Jun 062013

If you have wanted to learn to use Google Earth, you are in luck! Google is offering a FREE self-paced online course covering Google Earth as well as Google Maps. You have no idea the places you can go using these two tools. Great for Social Studies classes.

The course begins on June 10 and ends on June 24. You can register today at bit.ly/12fzYxj

May 292012

Mr. Eller at Universal Studios

Here’s a very cool technology tool that makes images come alive — Thinglink! Mouse over the image to your right to see how Thinglink can make a photo “interactive.” Thinglink even lets you add music or video to your photographs.

Teachers! Thinglink has a program for Educators so you can use it as a 2.0 teaching tool to incorporate multimedia into your lessons. ThingLink would be great in Art to identify and tag important elements of paintings, drawings, or images. ThingLink can also be used by Social Studies teachers to have students identify important people, places, or documents. The possibilities are limited only by your imagination.

Watch this short video by Richard Byrne to see how it works:

Feb 102012

Science Reference Center
Have you ever seen this little icon before? It’s hiding in our EBSCO database. The Science Reference Center is just one of many databases provided to us by EBSCO. It contains full text for hundreds of journals and reference books covering all fields of science.

But there’s more! The Science Reference Center has a section devoted entirely to science experiments – almost 1,500 different science projects for all grade levels.

So whether you’re a student who loves to recreate experiments at home or a teacher looking for fresh ideas for class, be sure to check it out. Just click on EBSCO and select the Science Reference Center; then look for Science Experiments in the right sidebar. Enjoy!

Jan 112012

Consensus Cloud

Click on the image to enlarge

Check out this Consensus Cloud of the most mentioned titles from various book polls and top 100 lists – brought to you by David McCandless from Information is Beautiful! David brought together the results of over 15 book polls, readers surveys and top 100’s, both popular and high-brow. They include all Pulitzer Prize winners, Oprah’s Bookclub list, and The Guardian’s Top 100 Books of All Time. A frequency analysis on the titles produced a ‘consensus cloud’ of the most mentioned book titles in the polls.

Do you agree with the consensus?
How many have you read?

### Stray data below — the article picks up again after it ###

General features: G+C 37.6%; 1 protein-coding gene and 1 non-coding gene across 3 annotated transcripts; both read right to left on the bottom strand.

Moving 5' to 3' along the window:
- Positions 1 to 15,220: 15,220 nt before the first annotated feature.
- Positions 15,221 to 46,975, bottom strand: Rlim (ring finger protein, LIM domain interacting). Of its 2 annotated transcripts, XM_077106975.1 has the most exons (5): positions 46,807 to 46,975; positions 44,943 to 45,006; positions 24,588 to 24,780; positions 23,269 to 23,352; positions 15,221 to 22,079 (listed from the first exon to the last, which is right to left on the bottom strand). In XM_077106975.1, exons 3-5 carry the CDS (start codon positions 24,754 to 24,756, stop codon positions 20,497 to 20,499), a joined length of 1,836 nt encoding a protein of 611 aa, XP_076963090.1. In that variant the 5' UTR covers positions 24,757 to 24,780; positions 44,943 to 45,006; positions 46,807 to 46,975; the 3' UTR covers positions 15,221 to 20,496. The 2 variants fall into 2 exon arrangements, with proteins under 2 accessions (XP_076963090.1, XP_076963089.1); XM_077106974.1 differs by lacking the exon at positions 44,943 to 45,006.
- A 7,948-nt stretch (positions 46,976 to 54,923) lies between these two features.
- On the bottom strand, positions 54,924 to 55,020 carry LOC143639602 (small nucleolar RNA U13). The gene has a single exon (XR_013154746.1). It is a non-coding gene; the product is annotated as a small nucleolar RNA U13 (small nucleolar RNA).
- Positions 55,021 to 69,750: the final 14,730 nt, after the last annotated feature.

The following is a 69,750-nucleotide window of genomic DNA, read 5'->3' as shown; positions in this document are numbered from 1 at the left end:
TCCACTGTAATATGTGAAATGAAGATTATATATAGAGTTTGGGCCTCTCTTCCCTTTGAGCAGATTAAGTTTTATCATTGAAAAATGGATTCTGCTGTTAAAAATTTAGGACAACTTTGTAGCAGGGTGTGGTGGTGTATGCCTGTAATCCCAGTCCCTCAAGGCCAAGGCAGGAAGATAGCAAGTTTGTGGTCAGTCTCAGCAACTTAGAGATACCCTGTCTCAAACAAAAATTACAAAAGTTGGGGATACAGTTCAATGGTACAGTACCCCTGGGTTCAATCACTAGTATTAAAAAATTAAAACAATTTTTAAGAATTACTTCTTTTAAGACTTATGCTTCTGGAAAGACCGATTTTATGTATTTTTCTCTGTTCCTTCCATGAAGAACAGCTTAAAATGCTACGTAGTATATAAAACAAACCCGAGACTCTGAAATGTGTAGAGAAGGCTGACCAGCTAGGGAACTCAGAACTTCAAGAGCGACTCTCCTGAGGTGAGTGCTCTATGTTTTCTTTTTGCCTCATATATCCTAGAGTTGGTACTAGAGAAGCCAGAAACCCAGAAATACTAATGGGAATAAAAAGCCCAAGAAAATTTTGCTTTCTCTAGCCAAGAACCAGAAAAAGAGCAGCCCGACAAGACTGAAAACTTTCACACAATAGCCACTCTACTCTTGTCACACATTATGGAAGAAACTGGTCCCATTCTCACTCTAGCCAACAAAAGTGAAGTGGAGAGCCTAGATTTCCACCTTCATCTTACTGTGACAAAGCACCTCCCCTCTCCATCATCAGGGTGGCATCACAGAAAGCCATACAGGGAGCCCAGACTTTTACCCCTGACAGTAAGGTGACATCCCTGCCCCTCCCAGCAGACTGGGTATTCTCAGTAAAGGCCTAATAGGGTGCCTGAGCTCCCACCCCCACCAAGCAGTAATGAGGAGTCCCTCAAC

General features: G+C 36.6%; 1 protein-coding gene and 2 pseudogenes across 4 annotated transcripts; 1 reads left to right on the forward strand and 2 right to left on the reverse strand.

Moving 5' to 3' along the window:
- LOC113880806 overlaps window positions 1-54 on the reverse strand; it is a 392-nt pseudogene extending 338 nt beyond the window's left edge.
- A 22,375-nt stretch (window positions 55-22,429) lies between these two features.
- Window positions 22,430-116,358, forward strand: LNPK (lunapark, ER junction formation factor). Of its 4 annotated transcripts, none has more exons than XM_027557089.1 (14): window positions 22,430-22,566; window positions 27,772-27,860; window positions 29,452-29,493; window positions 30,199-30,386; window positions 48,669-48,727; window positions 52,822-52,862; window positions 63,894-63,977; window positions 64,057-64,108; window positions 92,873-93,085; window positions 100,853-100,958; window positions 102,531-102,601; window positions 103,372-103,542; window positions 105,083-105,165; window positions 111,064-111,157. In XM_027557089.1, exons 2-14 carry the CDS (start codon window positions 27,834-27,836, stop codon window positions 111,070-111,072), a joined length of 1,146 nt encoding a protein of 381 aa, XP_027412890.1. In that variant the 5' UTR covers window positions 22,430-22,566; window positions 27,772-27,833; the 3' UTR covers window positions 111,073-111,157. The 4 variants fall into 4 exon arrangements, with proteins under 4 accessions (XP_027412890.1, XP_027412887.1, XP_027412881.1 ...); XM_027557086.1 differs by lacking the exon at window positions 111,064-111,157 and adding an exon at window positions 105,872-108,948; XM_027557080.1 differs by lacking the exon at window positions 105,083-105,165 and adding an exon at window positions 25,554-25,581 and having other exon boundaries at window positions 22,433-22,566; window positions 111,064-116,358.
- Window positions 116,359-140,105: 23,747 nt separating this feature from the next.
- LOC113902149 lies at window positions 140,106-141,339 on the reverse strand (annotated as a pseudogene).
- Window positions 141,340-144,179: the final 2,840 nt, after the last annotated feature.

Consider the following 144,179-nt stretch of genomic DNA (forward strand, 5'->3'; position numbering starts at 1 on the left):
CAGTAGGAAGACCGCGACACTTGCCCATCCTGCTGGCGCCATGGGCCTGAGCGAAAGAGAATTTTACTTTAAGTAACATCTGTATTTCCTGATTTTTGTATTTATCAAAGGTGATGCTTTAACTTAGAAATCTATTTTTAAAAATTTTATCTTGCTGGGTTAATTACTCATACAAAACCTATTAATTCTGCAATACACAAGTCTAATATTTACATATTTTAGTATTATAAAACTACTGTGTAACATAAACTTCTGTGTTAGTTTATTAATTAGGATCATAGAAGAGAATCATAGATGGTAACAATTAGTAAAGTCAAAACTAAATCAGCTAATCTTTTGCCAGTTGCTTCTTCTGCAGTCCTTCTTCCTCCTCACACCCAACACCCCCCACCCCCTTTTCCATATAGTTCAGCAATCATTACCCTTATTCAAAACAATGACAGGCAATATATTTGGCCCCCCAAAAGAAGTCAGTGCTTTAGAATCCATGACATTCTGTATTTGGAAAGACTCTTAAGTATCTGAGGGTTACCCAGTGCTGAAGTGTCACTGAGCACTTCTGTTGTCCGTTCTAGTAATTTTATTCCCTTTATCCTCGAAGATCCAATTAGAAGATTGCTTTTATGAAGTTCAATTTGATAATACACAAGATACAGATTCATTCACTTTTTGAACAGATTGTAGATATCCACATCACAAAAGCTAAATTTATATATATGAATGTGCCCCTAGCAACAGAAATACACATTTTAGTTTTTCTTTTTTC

Nov 152011

EBSCO logos

We knew it was coming, and now it’s here – WilsonWeb’s Readers’ Guide Full Text Select™ has been added to EBSCOhost!

Reader’s Guide Full Text Select™ is a 100% full-text database featuring a broad selection of the most popular periodicals. It is a great tool for students, faculty, or anyone else seeking comprehensive current events coverage, curriculum support or access to quality periodicals.

To use Readers’ Guide Full Text Select™, simply log on to EBSCO and select EBSCOhost. Readers’ Guide is the sixth database from the top of the list.

What does this mean for you? Don’t waste time searching the Readers’ Guide database through WilsonWeb if you have already done an all-inclusive database search in EBSCOhost because you would essentially be searching the same database twice.

However, if you prefer to use WilsonWeb to perform your searches, know that you can still do that – at least for the time being. We’re not sure how long it will last, but for now you have two ways to search the Readers’ Guide.

And don’t forget that you can access all of our databases at any time from any computer that has Internet access. EBSCO and WilsonWeb are 24/7 digital libraries!

Oct 212011
Manuscript Book mural

East Corridor, Great Hall. Manuscript Book mural in Evolution of the Book series, John W. Alexander. Library of Congress Thomas Jefferson Building, Washington, D.C.

We have added a new page to our site, entitled Copyright, Fair Use & the Creative Commons License. You will find it under Faculty & Staff in the lower navigation bar. Feel free to share it with your students.

Please note that the information presented is for general guidance in the ethical use of  information only and does not constitute legal advice.

Oct 082011

Library of Congress American Memory Project

Digital libraries are the most important development in information sharing since Benjamin Franklin started the first successful lending library in 1731, and the Library of Congress’ American Memory project is our first national digital library.

It is a stated goal of the Library of Congress to preserve a universal collection of knowledge and creativity for future generations of Americans. In furtherance of that goal, the American Memory project offers primary source material for everything American, and it offers classroom materials to help  teachers use these resources in their teaching. So whether you are a lover of American history or a teacher who would like to enrich his or her curriculum with primary source materials, visit this digital collection.

Like all digital libraries, this one is open 24 hours a day, seven days a week, so you can browse at your leisure. In the meantime, enjoy the Hunters’ Chorus, from the project’s collection of Civil War Band Music!

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